On Wed, Jul 8, 2020 at 8:37 AM David Mertz <mertz@gnosis.cx> wrote:
This class or closure to clamp at specific bounds is nice. But I want to clamp based on runtime values for upper/lower fairly often. A function is much better for that use.

I suppose it comes down to whether you set the bounds once, and use them multiple times, or set new bounds each time you use it.

If the latter, then this looks a lot like Java-style OO-heavy code, where you create an instance of a class simply to use it once.

This reminds me of Jack Dietrich's talk: "Stop Writing Classes" :

"If your class has only two methods, and one of them is __init__ ... You don't have a class"

If we had a clamp function, and you DID have a use case where you set the bounds once and used them multipel times, you could do:

bounds = (a, b)
...
something = clamp(something, *bounds)

Or use functools.partial to make a custom clamping function.

Either of those seems more Pythonic to me.

-CHB


 

On Wed, Jul 8, 2020, 11:22 AM Jonathan Fine <jfine2358@gmail.com> wrote:
Hi All


In Python, lists don't have a join method. Instead, it's strings that have the join method. Hence we have:
    >>> ', '.join('abcde')
    'a, b, c, d, e'

The intermediate method we can save and store and use again.
    >>> joiner = ', '.join
    >>> joiner('fghijk')
    'f, g, h, i, j, k'

We can do something similar when clamping, clipping or trimming a value. For example, suppose we want limits on the room temperature, that the thermostat cannot override.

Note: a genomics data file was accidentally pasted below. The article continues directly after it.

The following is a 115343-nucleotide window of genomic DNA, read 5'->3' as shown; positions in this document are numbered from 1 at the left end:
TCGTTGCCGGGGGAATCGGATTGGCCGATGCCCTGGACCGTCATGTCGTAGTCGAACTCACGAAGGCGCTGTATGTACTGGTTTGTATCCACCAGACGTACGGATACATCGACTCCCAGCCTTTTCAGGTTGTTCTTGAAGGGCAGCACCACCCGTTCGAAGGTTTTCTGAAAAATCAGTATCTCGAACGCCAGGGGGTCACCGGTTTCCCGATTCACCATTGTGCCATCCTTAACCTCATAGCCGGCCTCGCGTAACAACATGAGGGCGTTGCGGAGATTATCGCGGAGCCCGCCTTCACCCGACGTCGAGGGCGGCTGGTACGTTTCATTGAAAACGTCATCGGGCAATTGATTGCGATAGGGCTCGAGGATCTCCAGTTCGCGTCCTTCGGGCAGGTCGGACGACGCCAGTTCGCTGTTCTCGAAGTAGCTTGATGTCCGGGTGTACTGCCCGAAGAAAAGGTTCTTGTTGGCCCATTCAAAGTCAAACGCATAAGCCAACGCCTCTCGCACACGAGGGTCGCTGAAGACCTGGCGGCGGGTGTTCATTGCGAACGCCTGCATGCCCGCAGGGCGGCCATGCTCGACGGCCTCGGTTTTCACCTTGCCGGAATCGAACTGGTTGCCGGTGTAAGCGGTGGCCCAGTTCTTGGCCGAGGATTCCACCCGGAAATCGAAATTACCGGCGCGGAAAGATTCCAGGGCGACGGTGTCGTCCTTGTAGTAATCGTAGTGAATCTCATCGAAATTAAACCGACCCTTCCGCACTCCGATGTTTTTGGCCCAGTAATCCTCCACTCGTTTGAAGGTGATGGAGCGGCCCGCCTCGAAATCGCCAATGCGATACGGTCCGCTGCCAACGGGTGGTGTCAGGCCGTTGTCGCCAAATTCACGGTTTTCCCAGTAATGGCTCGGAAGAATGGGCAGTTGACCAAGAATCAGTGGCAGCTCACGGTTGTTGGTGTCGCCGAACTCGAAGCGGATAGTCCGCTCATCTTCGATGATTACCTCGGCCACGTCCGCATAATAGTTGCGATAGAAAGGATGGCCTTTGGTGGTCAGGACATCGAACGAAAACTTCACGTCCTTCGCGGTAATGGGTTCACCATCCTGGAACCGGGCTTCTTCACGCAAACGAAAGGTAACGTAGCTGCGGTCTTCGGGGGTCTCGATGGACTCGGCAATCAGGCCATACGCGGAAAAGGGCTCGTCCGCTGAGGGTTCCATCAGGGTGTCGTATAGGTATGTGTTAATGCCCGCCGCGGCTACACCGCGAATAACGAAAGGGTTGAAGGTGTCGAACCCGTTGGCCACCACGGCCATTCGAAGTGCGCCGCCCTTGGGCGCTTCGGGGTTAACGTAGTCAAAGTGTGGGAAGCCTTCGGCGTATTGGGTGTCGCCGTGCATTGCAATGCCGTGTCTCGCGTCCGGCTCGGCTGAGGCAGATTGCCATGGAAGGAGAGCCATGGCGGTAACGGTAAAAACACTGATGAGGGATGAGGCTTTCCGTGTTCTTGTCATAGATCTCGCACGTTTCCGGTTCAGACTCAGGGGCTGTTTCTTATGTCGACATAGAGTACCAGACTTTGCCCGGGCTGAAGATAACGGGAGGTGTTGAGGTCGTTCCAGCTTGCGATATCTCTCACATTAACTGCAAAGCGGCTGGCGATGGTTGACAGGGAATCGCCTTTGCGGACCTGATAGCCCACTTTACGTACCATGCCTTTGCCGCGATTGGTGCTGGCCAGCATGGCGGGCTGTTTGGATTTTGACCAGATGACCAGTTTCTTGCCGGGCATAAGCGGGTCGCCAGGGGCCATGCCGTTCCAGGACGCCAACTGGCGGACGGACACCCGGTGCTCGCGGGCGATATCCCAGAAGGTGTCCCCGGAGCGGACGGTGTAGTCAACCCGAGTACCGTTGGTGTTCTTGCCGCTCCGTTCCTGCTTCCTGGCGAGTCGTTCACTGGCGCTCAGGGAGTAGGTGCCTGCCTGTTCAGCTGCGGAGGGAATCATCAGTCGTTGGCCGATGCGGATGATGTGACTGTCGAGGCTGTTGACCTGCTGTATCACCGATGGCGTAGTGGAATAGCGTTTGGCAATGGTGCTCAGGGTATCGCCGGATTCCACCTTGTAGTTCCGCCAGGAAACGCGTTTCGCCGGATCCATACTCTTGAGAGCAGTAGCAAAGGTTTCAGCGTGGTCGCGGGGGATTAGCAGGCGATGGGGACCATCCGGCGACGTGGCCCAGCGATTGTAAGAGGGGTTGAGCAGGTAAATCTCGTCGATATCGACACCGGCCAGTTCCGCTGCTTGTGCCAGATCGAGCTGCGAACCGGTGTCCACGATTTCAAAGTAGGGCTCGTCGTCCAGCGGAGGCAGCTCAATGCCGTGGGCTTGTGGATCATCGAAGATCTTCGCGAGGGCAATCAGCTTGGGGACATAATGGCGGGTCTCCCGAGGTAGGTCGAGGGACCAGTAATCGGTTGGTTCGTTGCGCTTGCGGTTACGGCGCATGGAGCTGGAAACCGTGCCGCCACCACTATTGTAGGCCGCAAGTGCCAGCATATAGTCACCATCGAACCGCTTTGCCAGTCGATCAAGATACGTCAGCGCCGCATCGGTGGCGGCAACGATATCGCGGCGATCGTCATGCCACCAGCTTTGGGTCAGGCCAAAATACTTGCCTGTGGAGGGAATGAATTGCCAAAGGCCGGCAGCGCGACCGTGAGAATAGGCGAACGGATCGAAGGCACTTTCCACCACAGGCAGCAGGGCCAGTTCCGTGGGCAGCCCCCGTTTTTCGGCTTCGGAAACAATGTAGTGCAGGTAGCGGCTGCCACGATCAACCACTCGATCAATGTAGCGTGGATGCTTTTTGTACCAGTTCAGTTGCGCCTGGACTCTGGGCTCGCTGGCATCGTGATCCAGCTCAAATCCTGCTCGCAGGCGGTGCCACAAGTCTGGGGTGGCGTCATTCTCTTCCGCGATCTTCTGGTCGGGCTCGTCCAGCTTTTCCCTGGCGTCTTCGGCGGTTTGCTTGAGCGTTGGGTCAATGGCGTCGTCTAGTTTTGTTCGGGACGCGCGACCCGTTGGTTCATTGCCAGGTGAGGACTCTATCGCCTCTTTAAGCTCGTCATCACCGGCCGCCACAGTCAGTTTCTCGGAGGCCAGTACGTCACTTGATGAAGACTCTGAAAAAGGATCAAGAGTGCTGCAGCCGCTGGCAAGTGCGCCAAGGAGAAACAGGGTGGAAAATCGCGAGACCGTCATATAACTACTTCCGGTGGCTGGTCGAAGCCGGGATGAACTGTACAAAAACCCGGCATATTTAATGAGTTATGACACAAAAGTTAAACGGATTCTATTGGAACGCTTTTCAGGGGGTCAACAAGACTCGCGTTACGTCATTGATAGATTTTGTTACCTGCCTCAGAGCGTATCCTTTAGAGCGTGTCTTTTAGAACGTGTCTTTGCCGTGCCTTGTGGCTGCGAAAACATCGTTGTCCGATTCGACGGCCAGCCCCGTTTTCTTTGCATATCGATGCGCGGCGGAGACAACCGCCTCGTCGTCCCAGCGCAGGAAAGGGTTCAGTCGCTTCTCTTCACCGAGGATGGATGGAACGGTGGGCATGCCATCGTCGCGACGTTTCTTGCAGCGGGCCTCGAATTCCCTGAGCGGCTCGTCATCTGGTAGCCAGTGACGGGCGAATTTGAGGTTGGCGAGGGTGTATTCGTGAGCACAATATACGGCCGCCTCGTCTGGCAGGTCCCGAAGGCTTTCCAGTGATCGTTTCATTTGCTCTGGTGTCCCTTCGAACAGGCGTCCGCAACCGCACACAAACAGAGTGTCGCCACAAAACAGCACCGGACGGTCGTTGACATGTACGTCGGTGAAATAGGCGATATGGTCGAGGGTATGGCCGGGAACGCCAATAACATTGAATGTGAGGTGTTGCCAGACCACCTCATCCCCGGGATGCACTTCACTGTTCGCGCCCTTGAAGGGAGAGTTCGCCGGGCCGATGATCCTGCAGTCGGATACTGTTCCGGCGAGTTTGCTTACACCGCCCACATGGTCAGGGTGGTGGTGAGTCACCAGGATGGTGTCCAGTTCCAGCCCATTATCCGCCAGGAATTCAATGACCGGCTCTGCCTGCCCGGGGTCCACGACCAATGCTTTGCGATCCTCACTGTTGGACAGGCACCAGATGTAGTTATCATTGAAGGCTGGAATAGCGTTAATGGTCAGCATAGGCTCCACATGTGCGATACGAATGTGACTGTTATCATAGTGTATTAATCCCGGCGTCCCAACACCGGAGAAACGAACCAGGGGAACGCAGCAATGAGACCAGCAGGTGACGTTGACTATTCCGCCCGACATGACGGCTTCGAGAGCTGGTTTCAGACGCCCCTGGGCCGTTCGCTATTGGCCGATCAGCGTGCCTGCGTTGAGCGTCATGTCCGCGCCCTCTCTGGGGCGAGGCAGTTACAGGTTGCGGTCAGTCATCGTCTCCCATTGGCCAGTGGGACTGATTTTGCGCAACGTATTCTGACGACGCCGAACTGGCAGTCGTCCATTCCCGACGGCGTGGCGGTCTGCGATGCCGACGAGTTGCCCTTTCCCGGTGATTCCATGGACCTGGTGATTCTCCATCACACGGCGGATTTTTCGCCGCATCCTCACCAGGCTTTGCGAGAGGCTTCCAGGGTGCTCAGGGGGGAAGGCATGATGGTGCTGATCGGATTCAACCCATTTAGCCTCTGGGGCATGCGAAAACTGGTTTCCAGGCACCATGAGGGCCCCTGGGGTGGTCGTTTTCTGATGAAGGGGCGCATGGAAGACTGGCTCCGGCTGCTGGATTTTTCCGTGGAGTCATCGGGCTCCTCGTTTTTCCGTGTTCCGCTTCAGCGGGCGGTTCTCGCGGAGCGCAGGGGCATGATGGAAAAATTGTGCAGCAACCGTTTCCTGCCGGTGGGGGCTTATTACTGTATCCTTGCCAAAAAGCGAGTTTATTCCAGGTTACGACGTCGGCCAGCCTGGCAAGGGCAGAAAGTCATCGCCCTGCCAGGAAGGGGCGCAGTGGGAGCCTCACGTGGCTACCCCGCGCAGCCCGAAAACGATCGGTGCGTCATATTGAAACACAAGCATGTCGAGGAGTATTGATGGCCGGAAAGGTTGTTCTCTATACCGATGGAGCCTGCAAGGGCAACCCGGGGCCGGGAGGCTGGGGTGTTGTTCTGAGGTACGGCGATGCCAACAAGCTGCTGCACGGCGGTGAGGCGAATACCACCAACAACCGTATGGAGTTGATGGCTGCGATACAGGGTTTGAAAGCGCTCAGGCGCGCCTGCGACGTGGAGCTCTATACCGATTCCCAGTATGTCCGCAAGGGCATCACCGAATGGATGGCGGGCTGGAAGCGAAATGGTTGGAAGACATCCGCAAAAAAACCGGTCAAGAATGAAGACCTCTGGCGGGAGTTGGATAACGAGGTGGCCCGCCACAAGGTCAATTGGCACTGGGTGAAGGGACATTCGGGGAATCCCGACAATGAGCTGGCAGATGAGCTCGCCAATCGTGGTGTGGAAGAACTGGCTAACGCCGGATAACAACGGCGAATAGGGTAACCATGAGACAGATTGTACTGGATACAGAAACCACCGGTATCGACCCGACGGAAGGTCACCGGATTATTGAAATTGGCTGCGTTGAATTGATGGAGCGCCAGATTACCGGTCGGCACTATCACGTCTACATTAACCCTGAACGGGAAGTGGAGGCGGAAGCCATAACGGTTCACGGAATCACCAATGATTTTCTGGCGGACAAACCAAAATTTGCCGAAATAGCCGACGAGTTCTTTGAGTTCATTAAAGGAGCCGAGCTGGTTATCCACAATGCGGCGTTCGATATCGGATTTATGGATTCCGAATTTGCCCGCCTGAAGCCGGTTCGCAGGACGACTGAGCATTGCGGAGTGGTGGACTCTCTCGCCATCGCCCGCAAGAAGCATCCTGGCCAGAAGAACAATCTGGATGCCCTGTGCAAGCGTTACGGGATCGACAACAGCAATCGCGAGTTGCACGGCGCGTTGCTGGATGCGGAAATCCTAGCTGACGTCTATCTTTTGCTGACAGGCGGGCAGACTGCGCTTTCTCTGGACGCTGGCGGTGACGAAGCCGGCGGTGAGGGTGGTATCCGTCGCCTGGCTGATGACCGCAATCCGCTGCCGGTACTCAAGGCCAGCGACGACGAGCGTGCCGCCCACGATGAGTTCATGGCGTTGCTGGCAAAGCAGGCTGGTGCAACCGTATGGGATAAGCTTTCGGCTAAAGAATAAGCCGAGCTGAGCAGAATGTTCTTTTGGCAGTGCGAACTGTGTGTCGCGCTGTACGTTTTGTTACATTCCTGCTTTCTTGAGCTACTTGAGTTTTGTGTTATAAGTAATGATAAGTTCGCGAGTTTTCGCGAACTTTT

>>> aircon_clipper = Clamper(50, 80)

    >>> thermostat_temp = 40
    >>> target_temp = aircon_temp_clipper(thermostat_temp)
    >>> target_temp
    50

What I like best about this is that the name of the function -- aircon_temp_clipper -- gives the reason for the clipping (or clamping). And this name can be chosen to suit the domain. I also like that it wraps the high and low values (50 and 80) as data used by a method.

Here's an implementation of Clamper.

    class Clamper:
        def __init__(self, lo, hi):

            if not lo <= hi:
                raise ValueError
            self._lo = lo
            self._hi = hi

        def __call__(self, num):
            lo, hi = self._lo, self._hi

            at_least_lo = (lo <= num)
            at_most_hi = (hi >= num)

            if at_least_lo and at_most_hi:
                return num
            elif at_least_lo:
                return hi
            elif at_most_hi:
                return lo
            else:
                raise ValueError

If performance is important to you, you could instead use a closure to create a function. This would also allow you to provide a docstring.

I hope this helps at least some of the people some of the time.

-- 
Jonathan
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--
Christopher Barker, PhD

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